Getting sued by a debt collector can be overwhelming. Financial hardship takes a toll on our minds and can affect our mental health. However, it is essential to know that you’re not alone and have options if you’re facing debt-related problems. To understand what to do when you have been served, you’ll need to learn more about what happens to unpaid debts and how these lawsuits typically proceed.
What Happens When You Don’t Pay Your Debt
When you miss a monthly payment on a loan for the first time, the creditor will most likely contact you or send you a letter via email or postal mail to recover the overdue amount. After several months of missed payments, the initial creditor is likely to cut losses and sell the loan to a collection agency. The debt collector who bought your debt will then start collecting from you. If all collection efforts fail and you proceed to fall behind on your payments, creditors can file a lawsuit against you.
You Got Served. What Does that Mean?
The creditor will inform you of the lawsuit by “serving” you with a copy of the allegation and a court summons. The summons includes details about when and how to respond, as well as the date of the court hearing. The first thing you need to know is that you can not just ignore a lawsuit notification. Ignoring a lawsuit may result in the court issuing a default judgment. A default judgment means the creditor can garnish your wages, freeze a part or all of your bank account, or put a lien against your property.
Gather All Information Related to the Debt
You must collect all relevant details about this debt. You need to make sure to include collection letters, missing payment deadlines, and specifics about the original debt. You’ll need to find out who the creditor is and whether the collection information is correct.
The next step is to figure out whether the loan is beyond the statute of limitations. The statute of limitations is the time limit set by your state for a borrower to sue you for an unpaid debt. After the time has passed, the collector cannot sue you, but they can continue to collect from you.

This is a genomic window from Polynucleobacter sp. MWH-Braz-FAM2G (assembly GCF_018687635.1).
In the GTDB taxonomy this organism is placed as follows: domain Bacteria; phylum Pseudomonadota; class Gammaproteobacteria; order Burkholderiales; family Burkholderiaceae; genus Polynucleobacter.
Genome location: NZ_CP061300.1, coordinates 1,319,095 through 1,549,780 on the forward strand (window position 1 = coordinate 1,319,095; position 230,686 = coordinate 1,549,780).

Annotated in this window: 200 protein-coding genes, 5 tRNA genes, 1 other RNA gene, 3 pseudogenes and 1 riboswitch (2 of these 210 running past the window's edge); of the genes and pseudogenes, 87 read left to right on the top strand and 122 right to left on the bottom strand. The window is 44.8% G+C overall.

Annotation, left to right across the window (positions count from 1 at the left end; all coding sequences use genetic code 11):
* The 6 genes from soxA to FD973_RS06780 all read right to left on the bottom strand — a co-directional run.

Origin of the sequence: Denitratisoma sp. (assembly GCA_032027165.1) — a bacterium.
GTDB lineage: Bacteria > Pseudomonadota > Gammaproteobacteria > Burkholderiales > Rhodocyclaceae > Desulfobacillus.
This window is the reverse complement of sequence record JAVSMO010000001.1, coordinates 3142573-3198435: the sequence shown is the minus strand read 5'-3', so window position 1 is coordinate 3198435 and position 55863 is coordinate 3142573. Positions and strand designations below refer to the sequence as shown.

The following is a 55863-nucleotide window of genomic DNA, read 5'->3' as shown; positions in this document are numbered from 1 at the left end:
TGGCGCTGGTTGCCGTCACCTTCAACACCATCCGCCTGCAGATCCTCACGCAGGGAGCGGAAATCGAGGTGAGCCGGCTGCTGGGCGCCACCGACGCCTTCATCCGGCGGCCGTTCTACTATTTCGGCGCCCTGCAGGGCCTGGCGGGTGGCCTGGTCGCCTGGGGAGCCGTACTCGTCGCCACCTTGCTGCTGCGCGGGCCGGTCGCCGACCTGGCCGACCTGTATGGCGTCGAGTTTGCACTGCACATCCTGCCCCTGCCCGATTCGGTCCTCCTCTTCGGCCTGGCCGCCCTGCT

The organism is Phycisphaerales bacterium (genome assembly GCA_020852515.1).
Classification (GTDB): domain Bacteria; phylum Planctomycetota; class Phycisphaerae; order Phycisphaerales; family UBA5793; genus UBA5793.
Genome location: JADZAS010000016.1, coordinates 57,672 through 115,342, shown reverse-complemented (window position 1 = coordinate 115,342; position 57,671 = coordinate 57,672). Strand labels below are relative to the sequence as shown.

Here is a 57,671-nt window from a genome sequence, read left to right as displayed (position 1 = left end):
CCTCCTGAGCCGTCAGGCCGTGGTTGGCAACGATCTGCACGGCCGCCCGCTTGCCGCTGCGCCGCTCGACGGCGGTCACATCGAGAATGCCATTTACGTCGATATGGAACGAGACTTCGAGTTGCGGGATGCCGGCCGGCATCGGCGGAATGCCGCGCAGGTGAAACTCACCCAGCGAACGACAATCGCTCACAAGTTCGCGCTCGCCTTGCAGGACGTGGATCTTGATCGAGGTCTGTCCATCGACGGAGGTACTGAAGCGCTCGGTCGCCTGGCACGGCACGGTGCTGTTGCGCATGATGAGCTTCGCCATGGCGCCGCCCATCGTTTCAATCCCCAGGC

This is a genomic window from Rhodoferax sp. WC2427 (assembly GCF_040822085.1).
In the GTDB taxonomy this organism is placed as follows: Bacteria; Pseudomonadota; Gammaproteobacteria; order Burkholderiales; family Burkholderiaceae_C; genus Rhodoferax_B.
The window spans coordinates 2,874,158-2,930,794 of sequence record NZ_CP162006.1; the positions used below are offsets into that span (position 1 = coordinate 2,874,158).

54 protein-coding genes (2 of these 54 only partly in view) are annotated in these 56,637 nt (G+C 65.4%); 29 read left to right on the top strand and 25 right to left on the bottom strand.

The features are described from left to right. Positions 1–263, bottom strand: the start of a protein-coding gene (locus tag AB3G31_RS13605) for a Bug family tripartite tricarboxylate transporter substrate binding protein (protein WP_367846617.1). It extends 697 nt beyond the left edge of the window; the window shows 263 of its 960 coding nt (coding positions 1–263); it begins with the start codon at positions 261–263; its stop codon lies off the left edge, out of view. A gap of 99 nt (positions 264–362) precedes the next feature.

How You Can Respond
Typically, you have two weeks to file a written response to the lawsuit. An attorney can assist you in writing a complete response, making the borrower more likely to pursue a deal with you.
If the debt is legitimate, you can either settle the debt, set up a payment plan, or file for bankruptcy if the debt is unmanageable. Bankruptcy can also be extremely helpful if you owe debts to several creditors. If you owe multiple creditors, bankruptcy will often be a cheaper, easier, and certainly much more effective route to resolving your debt than settlement or consolidation.
The parties have the right to settle after the filing of a lawsuit. The court will frequently order that all sides in a lawsuit attempt to negotiate a mediation deal. And it’s not unusual for cases to reach an agreement before going to trial, mainly if the sum at stake isn’t that big. A debt settlement can resolve a debt collection lawsuit.
If you have the means, it is possible to pay off the debt in a lump sum fully. When the creditor is willing, you can pay off the loan over time by establishing a payment agreement. And if a lawsuit has been filed but is not resolved yet, there is a potential settlement.
If the amount you owe is too large and you are unable to pay the debt, you may choose to file for bankruptcy. If you owe multiple creditors small amounts, bankruptcy still might be a better option than attempting to pay off the creditor that is suing you. If the debt you owe is collectively difficult to pay off, attempting to pay off creditors one by one as they sue you could be disastrous to your finances. Many people will spend thousands of dollars trying to pay off creditors before realizing that their best option is bankruptcy. “I wish I did this a long time ago” is a common sentiment heard over and over by bankruptcy attorneys. Bankruptcy will put an end to collection lawsuits. When you declare bankruptcy, the automatic stay goes into place, which prevents all collection action against you, not just the creditor who happens to be suing you at the time.